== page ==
A black American writer, J. Saunders Redding, describes the arrival of a ship in North America in the year 1619:
Sails furled, flag drooping at her rounded stern, she rode the tide in from the sea. She was a strange ship, indeed, by all accounts, a frightening ship, a ship of mystery. Whether she was trader, privateer, or man-of-war no one knows. Through her bulwarks black-mouthed cannon yawned. The flag she flew was Dutch; her crew a motley. Her port of call, an English settlement, Jamestown, in the colony of Virginia. She came, she traded, and shortly afterwards was gone. Probably no ship in modern history has carried a more portentous freight. Her cargo? Twenty slaves.
David Sheen is an independent journalist and filmmaker born in Canada, now reporting from Israel/Palestine. His work focuses primarily on racial tensions and religious extremism. In 2017, Sheen was named a Front Line Defenders Human Rights Defender, the only person in Israel to receive that honor in a decade.
President of the Republic of Namibia, Dr. Hage Geingob, discusses how his country, which achieved independence from neighboring apartheid South Africa in 1990, is now fighting for justice and economic emancipation from global banks, corporations and foreign governments seeking to extract the developing country’s natural resources.
This time of year Mediterranean beaches are the destinations of choice for many European holidaymakers; it’s also the beginning of the busiest time of year for the people smugglers based in Libya and elsewhere along the North African coast. July to October is their peak season — during this time in 2016 around 103,000 refugees were crammed into unsafe boats, often in the dead of night, and cast off into the Mediterranean Sea.
This talk was part of symposium organized by Local Futures (formerly ISEC) at Cooper Union in New York City, November 8, 2014. For more information about Local Futures’ work or to listen to other talks from the symposium, go to localfutures.org.
Front blew in Sunday, a dry norther, and once again I’m allergy sick. Physically debilitated and mentally impaired too. I know better than to operate power equipment on allergy days, and I try to minimize my driving, and mostly I try and do things indoors to stay indoors and breathe the HVAC filtered air with no allergens in it. Most of the real work I need to do is outdoors and power tools and driving and allergies mean that it all gets postponed, which irritates me greatly on top of the allergy pains and aches. Continue reading →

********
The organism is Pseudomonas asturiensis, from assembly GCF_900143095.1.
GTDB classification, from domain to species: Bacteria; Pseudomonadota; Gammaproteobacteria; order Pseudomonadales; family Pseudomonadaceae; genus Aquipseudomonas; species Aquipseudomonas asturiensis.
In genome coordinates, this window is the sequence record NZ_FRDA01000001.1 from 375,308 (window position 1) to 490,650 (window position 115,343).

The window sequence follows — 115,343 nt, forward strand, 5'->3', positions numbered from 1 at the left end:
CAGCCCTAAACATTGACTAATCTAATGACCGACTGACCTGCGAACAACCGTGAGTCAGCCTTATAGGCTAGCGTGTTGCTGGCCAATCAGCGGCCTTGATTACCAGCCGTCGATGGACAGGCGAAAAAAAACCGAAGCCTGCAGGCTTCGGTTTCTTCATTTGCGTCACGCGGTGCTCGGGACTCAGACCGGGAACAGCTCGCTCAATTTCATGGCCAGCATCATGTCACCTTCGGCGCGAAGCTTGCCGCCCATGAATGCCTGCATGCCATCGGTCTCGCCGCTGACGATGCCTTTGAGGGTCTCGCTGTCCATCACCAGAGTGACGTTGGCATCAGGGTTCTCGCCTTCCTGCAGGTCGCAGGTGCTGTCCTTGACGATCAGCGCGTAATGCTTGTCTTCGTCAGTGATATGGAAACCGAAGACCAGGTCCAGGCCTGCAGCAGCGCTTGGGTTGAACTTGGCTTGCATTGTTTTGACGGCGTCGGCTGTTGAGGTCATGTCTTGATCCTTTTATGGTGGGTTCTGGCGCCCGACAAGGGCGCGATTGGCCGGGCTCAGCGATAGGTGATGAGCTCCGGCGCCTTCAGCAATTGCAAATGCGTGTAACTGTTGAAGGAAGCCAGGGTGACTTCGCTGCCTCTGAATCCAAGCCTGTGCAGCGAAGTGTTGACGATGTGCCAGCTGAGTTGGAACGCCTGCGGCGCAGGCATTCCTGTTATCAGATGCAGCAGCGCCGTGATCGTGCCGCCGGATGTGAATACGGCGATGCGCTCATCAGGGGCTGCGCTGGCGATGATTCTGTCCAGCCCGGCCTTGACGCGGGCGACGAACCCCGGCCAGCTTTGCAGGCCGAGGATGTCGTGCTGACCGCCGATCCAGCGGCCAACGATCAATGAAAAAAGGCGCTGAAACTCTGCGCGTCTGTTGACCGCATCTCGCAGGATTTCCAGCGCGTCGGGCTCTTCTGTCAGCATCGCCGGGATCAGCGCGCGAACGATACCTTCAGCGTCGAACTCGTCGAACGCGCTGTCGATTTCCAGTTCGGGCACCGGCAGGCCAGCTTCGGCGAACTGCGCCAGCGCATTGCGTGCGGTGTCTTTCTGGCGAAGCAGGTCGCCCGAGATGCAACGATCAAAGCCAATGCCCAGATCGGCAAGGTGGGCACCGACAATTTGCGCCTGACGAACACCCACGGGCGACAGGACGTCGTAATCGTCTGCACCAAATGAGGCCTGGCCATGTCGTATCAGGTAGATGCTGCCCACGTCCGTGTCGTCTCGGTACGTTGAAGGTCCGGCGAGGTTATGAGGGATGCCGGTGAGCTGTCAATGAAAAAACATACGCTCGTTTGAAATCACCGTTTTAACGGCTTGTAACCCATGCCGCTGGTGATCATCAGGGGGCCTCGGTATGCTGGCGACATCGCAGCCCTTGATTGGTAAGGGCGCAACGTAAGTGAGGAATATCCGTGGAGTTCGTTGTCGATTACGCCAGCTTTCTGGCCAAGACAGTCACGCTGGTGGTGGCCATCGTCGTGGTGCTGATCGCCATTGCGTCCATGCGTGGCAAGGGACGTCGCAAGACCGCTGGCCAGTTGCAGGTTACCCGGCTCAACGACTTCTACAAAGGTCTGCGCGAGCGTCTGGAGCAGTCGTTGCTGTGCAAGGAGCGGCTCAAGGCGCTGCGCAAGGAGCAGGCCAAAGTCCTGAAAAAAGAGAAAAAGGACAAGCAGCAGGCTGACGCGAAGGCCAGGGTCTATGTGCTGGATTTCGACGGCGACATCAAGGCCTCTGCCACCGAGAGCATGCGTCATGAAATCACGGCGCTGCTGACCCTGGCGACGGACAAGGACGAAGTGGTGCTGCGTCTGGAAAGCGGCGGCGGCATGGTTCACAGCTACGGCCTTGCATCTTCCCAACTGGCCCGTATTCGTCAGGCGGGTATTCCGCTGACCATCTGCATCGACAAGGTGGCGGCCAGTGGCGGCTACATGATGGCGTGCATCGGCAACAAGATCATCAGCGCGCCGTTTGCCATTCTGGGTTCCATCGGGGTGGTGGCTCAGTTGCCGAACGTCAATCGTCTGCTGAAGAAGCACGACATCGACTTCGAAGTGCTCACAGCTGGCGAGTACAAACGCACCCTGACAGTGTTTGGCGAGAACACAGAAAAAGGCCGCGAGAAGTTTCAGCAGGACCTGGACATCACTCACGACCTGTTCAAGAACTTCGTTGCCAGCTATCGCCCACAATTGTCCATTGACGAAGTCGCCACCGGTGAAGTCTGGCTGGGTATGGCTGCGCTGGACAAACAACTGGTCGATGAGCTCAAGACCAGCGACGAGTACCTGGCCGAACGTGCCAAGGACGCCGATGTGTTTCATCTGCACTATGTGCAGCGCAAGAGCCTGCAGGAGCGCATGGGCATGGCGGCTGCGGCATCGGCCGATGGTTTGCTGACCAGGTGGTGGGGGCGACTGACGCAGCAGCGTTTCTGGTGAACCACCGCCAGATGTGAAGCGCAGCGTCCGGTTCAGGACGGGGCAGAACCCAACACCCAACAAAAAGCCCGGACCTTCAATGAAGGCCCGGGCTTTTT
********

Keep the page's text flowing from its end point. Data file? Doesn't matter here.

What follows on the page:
Hidden and isolated from the world the armed conflict raging in the Ogaden region of Ethiopia goes unnoticed. The killing and raping of innocent civilians at the hands of the military and their paramilitary partners in crime the Liyu police, the false arrests, torture and imprisonment remain largely hidden and unreported. The international media, human rights groups and most aid organisations (including the International Red Cross) have been banned from the region by the ruling Ethiopian People’s Revolutionary Democratic Front (EPRDF) since 2007.
France is emerging as the new partner-in-crime in support of America’s imperialist machinations across the globe.
Up until recently, that thuggish role was filled by British in what was euphemistically referred to as the “special Anglo-American relation”. Now the French are taking over from the British as the “oldest ally.”
There is a new optimism across Africa that the future is bright for the continent’s development. And in this future China is playing a key role in bringing investment capital, infrastructure, technology and know-how. China is literally helping to build Africa’s future.
Mekonnen, a 19-year-old mechanical engineering undergraduate, from Ethiopia, was travelling back from the capital, Addis Ababa, to his hometown, Shire, in the northern region. “I’m very hopeful that Ethiopia and Africa generally are on the way to promising development,” says Mekonnen.